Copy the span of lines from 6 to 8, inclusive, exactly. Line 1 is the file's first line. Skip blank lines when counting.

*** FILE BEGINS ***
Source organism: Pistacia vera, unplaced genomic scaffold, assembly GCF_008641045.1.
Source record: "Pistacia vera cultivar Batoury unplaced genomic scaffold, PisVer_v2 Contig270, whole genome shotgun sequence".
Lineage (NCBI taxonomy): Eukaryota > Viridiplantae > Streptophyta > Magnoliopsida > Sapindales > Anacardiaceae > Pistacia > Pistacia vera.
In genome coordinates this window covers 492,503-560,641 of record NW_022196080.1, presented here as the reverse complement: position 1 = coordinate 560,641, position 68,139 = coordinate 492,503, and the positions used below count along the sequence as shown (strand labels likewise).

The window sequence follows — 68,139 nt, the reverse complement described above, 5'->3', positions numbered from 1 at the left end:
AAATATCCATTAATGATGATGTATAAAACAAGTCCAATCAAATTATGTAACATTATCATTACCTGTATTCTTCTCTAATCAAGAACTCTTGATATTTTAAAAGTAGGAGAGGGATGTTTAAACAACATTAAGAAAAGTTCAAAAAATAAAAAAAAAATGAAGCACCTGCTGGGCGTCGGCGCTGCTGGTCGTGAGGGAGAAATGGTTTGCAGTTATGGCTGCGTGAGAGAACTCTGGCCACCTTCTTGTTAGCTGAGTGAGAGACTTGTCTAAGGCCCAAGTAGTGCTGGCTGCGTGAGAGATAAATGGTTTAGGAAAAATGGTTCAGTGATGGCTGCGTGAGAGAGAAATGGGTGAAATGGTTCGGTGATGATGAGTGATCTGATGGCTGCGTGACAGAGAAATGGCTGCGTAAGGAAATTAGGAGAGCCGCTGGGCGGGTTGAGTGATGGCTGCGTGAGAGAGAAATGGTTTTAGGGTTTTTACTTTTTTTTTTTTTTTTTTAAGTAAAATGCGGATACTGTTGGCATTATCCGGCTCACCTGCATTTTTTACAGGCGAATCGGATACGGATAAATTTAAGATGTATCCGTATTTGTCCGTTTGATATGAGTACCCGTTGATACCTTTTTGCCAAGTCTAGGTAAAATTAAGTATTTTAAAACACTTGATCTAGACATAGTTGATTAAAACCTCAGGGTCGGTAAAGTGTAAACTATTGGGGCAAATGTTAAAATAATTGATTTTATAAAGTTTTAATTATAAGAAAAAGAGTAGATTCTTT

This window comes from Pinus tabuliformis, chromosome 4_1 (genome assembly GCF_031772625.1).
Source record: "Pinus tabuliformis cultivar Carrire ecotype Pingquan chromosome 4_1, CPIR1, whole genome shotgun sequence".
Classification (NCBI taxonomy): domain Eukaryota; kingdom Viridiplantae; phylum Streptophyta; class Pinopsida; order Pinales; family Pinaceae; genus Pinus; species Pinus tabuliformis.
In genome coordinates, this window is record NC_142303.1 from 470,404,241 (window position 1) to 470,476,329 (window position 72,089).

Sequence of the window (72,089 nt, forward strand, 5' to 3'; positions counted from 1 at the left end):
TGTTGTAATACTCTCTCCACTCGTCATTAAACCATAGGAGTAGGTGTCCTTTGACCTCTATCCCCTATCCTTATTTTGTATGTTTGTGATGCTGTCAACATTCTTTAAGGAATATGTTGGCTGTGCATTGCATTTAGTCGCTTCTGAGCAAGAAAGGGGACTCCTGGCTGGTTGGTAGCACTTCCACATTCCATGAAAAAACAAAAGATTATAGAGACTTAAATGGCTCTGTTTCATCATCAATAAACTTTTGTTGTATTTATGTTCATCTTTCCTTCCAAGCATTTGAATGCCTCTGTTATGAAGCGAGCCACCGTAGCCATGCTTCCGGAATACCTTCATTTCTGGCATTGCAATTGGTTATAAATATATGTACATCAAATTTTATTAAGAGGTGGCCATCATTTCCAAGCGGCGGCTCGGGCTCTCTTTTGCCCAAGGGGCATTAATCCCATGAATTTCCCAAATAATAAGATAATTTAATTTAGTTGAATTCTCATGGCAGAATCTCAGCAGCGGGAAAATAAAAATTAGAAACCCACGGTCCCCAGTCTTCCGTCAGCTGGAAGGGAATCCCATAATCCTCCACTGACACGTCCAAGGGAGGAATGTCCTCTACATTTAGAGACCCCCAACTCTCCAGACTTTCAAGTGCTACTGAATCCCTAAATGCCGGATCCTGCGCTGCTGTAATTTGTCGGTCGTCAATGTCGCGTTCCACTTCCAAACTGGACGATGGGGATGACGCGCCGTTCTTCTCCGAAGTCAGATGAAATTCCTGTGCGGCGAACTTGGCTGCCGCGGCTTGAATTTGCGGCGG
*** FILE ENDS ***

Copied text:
AAATATCCATTAATGATGATGTATAAAACAAGTCCAATCAAATTATGTAACATTATCATTACCTGTATTCTTCTCTAATCAAGAACTCTTGATATTTTAAAAGTAGGAGAGGGATGTTTAAACAACATTAAGAAAAGTTCAAAAAATAAAAAAAAAATGAAGCACCTGCTGGGCGTCGGCGCTGCTGGTCGTGAGGGAGAAATGGTTTGCAGTTATGGCTGCGTGAGAGAACTCTGGCCACCTTCTTGTTAGCTGAGTGAGAGACTTGTCTAAGGCCCAAGTAGTGCTGGCTGCGTGAGAGATAAATGGTTTAGGAAAAATGGTTCAGTGATGGCTGCGTGAGAGAGAAATGGGTGAAATGGTTCGGTGATGATGAGTGATCTGATGGCTGCGTGACAGAGAAATGGCTGCGTAAGGAAATTAGGAGAGCCGCTGGGCGGGTTGAGTGATGGCTGCGTGAGAGAGAAATGGTTTTAGGGTTTTTACTTTTTTTTTTTTTTTTTTAAGTAAAATGCGGATACTGTTGGCATTATCCGGCTCACCTGCATTTTTTACAGGCGAATCGGATACGGATAAATTTAAGATGTATCCGTATTTGTCCGTTTGATATGAGTACCCGTTGATACCTTTTTGCCAAGTCTAGGTAAAATTAAGTATTTTAAAACACTTGATCTAGACATAGTTGATTAAAACCTCAGGGTCGGTAAAGTGTAAACTATTGGGGCAAATGTTAAAATAATTGATTTTATAAAGTTTTAATTATAAGAAAAAGAGTAGATTCTTT

This window comes from Pinus tabuliformis, chromosome 4_1 (genome assembly GCF_031772625.1).
Source record: "Pinus tabuliformis cultivar Carrire ecotype Pingquan chromosome 4_1, CPIR1, whole genome shotgun sequence".